Given the BBC’s record of uncritical promotion of the US administration’s view of the negotiations with Iran and the resulting JCPOA, it is hardly surprising to see that issue presented in this programme as a “triumph”.  Remarkably, Middle East perspectives of Obama’s decisions relating to the region do not get a platform in this programme and perhaps most notably the US president’s spin concerning his retreat from his self-imposed ‘red lines’ in Syria goes unchallenged.

Previous episodes are available to viewers in the UK on iPlayer here.

 

BBC’s Knell amplifies Hamas PR while sidestepping ISIS-Hamas collaboration

For nearly two and a half years the BBC has managed to avoid producing any serious reporting on the subject of collaboration between Hamas and the ISIS franchise operating in the Sinai Peninsula.

Back in August 2013 the BBC’s Yolande Knell told audiences that:

“Cairo has repeatedly accused Hamas of interfering in Egyptian affairs and has accused Palestinians of supporting Islamist militants in the increasingly restive Sinai region.”

Failing to provide any objective information concerning those Egyptian claims, she then promoted the following statement from Hamas’ Ghazi Hamad:

“They have a plan in order to distort the image of Gaza in order to start propaganda and media campaign against Gaza, against Hamas, in order to show Gaza is like a devil and Hamas is like a devil,” Mr Hamed [sic] said.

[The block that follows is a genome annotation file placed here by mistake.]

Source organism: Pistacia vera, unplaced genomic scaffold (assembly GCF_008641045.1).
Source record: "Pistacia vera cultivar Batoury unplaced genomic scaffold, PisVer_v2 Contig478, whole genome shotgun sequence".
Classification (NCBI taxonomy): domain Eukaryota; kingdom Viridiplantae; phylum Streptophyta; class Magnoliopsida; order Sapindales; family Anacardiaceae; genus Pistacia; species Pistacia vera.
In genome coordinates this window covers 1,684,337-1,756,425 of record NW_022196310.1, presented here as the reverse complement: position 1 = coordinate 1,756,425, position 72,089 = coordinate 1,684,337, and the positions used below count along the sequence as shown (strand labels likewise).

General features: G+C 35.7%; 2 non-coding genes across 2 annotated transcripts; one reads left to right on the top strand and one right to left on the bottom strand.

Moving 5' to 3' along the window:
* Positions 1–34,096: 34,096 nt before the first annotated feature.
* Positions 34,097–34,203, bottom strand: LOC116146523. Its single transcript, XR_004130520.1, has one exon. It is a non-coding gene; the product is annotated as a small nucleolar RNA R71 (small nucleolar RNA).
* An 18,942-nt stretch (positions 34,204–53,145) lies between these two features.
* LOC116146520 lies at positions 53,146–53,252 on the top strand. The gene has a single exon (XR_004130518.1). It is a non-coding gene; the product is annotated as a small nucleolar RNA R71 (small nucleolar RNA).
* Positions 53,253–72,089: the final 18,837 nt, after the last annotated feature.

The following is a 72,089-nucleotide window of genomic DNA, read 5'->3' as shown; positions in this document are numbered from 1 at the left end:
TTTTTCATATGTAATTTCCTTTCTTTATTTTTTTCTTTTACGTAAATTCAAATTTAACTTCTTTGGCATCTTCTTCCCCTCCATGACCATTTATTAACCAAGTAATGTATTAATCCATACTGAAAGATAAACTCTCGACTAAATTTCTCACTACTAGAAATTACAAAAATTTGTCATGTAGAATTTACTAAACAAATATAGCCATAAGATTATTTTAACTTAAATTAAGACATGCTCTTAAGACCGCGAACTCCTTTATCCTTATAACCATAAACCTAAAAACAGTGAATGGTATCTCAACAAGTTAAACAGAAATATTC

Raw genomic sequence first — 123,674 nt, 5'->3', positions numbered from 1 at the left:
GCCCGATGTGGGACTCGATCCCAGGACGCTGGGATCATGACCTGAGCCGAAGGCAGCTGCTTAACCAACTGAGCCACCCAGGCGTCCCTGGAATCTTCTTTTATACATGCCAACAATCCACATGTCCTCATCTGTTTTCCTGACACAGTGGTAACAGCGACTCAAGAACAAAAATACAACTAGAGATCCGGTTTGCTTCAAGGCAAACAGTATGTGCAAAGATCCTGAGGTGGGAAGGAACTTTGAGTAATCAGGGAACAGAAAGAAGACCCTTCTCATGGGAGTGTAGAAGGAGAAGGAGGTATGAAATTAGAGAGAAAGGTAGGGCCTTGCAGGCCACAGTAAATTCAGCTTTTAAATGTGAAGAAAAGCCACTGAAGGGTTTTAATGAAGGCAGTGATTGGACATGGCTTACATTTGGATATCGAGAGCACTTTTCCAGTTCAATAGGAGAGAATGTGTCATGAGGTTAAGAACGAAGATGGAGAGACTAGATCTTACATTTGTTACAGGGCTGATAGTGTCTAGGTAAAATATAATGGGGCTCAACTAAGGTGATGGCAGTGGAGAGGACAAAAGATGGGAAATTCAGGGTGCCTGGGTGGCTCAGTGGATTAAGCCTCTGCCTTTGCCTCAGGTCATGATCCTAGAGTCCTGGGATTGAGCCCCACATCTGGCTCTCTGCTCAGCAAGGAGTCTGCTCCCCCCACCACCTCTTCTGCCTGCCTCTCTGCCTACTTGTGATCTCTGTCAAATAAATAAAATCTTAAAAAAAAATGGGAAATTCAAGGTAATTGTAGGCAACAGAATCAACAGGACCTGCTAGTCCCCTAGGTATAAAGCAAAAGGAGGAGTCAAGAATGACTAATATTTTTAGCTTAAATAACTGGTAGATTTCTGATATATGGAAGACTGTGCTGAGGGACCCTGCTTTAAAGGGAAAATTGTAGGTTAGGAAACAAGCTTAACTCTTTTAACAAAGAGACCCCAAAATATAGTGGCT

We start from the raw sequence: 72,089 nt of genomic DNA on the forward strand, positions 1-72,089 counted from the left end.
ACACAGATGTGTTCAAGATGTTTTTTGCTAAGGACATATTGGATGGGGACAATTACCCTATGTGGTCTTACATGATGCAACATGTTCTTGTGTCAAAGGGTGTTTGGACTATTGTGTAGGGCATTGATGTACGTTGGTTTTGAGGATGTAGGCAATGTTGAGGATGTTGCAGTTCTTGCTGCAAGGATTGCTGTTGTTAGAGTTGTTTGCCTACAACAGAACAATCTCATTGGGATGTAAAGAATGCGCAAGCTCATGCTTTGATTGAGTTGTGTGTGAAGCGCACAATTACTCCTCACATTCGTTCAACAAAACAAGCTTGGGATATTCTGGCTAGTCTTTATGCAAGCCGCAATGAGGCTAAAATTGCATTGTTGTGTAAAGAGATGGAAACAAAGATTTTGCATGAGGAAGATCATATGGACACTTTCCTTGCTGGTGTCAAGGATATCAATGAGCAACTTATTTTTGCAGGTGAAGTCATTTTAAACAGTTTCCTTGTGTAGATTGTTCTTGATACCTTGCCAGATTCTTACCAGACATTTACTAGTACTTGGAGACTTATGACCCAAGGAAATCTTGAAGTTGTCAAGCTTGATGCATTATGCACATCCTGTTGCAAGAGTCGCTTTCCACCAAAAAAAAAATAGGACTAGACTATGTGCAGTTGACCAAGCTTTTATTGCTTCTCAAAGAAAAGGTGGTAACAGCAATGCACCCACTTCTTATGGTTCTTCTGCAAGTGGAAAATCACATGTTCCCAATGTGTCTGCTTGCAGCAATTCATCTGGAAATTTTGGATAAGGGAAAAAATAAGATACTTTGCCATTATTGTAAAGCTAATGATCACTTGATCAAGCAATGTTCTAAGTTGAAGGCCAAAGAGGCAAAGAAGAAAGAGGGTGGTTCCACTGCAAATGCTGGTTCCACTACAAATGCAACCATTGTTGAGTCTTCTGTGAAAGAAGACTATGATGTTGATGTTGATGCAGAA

“I think they succeeded to do this on the Egyptian street, in the Egyptian society.”

In October 2014 the BBC told its audiences that:

“Egyptian media accuses Gaza’s Hamas administration of aiding militants in Sinai. Hamas denies the charge.”

Since then the topic of collaboration between Hamas and Wilayat Sinai (formerly known as Ansar Bayt al Maqdis) has been the subject of numerous articles and reports from a variety of outlets (see for example here, here, here, here, here and here) but not only has the BBC failed to adequately address the topic in that time, it has even promoted a conflicting narrative.

On March 29th 2016, Yolande Knell produced a filmed report for BBC television news programmes which also appeared on the BBC News website’s Middle East page under the headline “Israel on alert for attacks by Islamic State fighters in Sinai“. Notably, the word terror does not appear at any point during Knell’s narration and in the synopsis ISIS terrorists in Sinai are described as “militants” and “extremists”.Knell ISIS Sinai report

Knell’s report begins in Eilat where she takes a trip on an Israeli navy boat and then proceeds to the between Israel and Egypt.